UP AND COMING: 50th wedding anniversary.
Grelen Family
UP AND COMING: 50th wedding anniversary.

A life worth living

Life | For a decade my father was unable to walk or communicate, but who is to say he had no good quality of life?

Issue: "China's abortion regime," July 26, 2014

I knew exactly what they meant, the preacher and the lawyer, about my father’s quality of life in the years before he died. I know both of them well enough to know that their intent was to comfort, to acknowledge that Dad’s last decade was hard and that finally he was better.

They intended no offense, and I took none. For I, too, have occasionally indulged in the same misapplication of meaning as I considered, in the abstract, the matter of “quality of life,” a description rendered benign by its familiarity, which is the purpose of euphemism—to declaw accurate characterization.  

But in the here and now, two days after my father’s passing, their pronouncements stung. Their words were a judgment of an actual life, my father’s, and indirectly and unintentionally, an indictment of my mother’s devotion to him.

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The preacher, a long-time friend who was my parents’ pastor for more than 20 years, lives in another state now. He had been in town and visited my parents the afternoon that turned out to be my father’s last in the home in which he had lived for more than half a century.

With the long drive only 10 days behind him, the pastor alerted us that he wouldn’t be able to return for the funeral. At Mother’s request, then, he wrote a eulogy, which he closed with these words: “I have two feelings on this day. One is deep grief. I mourn the loss of one of the really good guys in this world. … The other feeling is one of relief. Harold was disabled for so many years and toward the end, there was no good quality of life.”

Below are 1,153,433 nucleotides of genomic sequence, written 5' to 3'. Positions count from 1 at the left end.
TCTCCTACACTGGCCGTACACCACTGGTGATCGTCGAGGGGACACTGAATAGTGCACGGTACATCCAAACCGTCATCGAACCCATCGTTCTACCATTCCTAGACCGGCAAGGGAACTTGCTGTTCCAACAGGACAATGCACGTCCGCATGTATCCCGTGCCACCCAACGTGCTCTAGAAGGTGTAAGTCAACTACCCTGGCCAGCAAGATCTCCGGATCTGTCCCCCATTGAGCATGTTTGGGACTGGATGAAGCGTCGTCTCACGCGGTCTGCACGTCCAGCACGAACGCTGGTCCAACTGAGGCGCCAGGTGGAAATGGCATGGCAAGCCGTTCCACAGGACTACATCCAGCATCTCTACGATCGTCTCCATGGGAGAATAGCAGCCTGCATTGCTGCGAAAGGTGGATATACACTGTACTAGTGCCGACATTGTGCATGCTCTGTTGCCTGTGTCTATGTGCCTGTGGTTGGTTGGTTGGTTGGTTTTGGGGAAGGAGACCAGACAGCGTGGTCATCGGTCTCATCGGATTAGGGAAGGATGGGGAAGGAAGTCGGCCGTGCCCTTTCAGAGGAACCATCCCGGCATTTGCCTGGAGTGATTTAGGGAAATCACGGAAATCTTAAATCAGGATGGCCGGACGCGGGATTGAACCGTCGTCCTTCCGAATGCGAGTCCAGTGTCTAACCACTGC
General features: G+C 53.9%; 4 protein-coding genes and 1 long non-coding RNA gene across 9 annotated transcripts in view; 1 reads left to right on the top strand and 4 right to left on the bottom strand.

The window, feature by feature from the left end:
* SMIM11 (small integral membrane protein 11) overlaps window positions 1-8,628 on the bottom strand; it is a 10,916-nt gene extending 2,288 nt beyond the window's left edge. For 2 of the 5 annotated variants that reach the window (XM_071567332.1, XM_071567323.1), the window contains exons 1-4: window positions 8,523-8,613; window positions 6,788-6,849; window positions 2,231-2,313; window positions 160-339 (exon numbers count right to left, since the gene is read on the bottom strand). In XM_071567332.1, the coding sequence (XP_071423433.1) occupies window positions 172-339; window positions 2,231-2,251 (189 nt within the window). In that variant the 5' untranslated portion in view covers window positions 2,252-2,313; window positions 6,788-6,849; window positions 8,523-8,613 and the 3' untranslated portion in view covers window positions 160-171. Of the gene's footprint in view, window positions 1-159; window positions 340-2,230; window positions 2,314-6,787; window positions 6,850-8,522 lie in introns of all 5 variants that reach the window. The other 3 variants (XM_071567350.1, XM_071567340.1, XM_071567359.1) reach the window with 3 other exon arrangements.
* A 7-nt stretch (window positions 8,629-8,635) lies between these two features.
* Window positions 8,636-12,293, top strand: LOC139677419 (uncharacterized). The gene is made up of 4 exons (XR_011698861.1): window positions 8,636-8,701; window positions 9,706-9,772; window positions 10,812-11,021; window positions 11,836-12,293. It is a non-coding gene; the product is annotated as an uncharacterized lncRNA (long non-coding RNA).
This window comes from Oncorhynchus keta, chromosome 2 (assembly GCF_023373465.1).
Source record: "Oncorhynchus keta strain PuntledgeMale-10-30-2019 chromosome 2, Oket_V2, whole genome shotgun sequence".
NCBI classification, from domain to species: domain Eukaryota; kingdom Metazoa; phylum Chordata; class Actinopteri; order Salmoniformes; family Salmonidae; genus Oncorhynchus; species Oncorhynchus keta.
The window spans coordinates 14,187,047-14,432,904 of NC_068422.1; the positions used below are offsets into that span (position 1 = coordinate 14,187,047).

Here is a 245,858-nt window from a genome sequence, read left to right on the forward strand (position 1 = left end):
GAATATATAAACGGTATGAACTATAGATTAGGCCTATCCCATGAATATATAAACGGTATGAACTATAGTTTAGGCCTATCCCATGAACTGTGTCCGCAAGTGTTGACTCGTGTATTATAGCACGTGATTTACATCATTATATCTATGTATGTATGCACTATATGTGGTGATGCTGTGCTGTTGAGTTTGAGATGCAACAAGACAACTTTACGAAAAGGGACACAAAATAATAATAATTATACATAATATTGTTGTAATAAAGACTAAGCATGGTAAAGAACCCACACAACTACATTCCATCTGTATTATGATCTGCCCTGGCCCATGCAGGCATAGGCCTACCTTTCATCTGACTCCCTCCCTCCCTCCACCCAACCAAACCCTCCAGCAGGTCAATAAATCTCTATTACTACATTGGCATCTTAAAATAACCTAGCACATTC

Then came the lawyer, a friend from high school, who offered a similar characterization as we talked at Dad’s visitation. 

No good quality of life, they said.

DAD WAS POSTED to Fort Bliss, a fitting assignment given that he found the woman he would marry in the same town as the Army post. My parents met in December 1952 in Sunday school at Immanuel Baptist Church in El Paso, Texas.

Dad, fresh from Fort Lee, Va., already had his orders to go to Korea for a six-month tour. He and Mother discussed a pre-deployment wedding, an urgency very unlike my staid, unsentimental, and pragmatic father, who never bought a product without first consulting Consumer Reports. 

Although Mother was inclined to marry 2nd Lt. Harold Eugene Grelen, who ran the bakery on Fort Bliss, they chose practical over romantic. So he left for the conflict a single man. The war shut down practically upon his arrival: Dad touched down in early July, and on July 27, 1953, the armistice was signed. 

On Dec. 21, 1953, a year after my parents met, after only six months of a courtship that was interrupted by an international conflict, and only two weeks after his return from Korea, Janie Charlene Miser took my father’s last name, and the two of them took off for Ruidoso, N.M. 

WITH DAD’S long and mysterious decline behind us, we are comfortable that Lewy Body Dementia is the accurate diagnosis, with the added complication of Fahr’s syndrome and peripheral neuropathy, which shut down his feet. In addition to Lewy Body and Fahr’s, Mother and Dad considered many another diagnosis over the 20 years: Parkinson’s, Parkinsonism, and depression were the primary guesses. 

My father retired from the U.S. Forest Service in the fall of 1985. Technically, you could mark that as the beginning of his end, although we can’t show any cause and effect. Six months before his retirement, he suffered an acute reaction to a sulfa drug, which required a hospital stay and damaged, apparently, his vocal cords. He never really regained his voice.

The next things to go were his agility and his cognition. The man who could fix most anything no longer could patch a hole in Sheetrock, much less hang a ceiling fan. Without a good diagnosis, pharmaceutical aid was guesswork. Some medicine seemed to help, most of it didn’t. Mother marks 2004 as the year Dad went to bed to stay.

He could sit up in his hospital bed, feed himself. When my brother-in-law Ramon or I were there, we would put my dad in his wheelchair for a meal with his family at the big table or transfer him to the chair lift in the living room so he could watch us come and go.

Mother once put Dad in their car (with help, of course) for a visit to my home in Maumelle, Ark., and then the three of us traveled to Nashville, Tenn., for a visit with his brother, the last time they ever saw each other.


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